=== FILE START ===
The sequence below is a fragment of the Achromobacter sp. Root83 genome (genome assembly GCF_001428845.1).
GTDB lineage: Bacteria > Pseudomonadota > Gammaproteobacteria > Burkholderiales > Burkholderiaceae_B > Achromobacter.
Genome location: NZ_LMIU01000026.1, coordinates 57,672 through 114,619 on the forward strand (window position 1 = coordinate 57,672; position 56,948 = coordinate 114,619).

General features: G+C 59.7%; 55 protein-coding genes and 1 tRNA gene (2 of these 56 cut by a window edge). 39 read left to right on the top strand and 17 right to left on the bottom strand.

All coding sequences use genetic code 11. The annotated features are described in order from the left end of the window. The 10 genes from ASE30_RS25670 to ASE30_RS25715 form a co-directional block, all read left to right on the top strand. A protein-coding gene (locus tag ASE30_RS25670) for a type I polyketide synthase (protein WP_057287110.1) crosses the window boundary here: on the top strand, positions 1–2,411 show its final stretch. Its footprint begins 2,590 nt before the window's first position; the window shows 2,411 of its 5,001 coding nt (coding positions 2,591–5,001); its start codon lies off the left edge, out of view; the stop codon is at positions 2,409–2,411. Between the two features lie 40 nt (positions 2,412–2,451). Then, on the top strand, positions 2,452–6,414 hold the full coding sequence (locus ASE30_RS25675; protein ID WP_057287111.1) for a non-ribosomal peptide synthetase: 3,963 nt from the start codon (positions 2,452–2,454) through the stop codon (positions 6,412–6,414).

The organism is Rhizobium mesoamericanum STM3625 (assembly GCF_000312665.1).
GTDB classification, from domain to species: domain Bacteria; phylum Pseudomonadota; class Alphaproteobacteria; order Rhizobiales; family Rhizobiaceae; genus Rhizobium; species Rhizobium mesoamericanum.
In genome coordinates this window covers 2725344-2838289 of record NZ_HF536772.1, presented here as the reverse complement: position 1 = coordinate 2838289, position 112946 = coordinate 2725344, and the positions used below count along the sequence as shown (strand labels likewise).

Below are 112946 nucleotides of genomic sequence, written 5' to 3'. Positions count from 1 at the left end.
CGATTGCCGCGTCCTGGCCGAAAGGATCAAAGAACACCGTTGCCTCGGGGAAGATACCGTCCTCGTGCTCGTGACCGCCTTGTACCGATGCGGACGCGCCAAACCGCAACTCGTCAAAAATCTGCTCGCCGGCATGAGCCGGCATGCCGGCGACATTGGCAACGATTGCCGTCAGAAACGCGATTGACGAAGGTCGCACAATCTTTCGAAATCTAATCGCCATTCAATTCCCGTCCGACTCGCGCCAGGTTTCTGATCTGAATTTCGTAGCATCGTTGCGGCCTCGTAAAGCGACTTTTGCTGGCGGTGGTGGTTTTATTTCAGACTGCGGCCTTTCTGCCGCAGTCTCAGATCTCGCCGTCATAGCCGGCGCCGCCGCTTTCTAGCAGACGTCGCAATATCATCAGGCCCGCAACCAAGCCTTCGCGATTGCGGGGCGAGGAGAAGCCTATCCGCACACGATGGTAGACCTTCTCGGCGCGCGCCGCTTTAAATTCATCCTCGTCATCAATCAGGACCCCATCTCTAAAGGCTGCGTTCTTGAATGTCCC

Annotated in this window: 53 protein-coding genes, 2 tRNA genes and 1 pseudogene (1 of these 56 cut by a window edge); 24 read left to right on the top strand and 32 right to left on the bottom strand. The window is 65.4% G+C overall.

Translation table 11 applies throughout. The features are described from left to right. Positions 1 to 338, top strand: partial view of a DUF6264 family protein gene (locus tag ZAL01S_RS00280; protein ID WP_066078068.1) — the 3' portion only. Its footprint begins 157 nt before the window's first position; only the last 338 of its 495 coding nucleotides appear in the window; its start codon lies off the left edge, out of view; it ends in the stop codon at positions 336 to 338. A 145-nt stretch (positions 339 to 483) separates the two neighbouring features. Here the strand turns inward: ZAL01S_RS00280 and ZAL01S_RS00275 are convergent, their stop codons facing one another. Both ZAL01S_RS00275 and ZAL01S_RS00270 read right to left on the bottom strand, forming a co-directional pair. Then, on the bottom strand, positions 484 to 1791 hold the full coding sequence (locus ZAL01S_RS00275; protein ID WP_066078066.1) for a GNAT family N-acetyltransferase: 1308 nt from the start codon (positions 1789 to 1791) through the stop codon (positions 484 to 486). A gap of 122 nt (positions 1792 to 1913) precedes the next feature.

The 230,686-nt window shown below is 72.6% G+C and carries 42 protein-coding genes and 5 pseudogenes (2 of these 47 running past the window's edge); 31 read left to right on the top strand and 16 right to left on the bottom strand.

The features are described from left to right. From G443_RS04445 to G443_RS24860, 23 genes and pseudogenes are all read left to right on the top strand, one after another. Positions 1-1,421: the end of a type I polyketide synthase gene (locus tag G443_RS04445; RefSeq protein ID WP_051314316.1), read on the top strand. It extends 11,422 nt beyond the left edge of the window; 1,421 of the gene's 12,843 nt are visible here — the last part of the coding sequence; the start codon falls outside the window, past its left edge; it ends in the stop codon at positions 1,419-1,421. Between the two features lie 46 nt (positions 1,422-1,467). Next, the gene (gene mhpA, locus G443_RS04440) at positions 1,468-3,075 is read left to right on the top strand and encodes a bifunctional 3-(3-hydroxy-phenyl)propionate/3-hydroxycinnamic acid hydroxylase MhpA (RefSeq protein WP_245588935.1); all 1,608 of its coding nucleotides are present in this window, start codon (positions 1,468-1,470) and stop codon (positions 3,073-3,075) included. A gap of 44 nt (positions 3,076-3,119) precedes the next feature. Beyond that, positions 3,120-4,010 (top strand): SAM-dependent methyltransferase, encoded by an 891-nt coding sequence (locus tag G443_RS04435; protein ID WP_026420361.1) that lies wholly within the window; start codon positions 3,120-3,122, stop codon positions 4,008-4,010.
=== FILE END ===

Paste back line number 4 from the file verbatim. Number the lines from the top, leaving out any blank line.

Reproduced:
General features: G+C 59.7%; 55 protein-coding genes and 1 tRNA gene (2 of these 56 cut by a window edge). 39 read left to right on the top strand and 17 right to left on the bottom strand.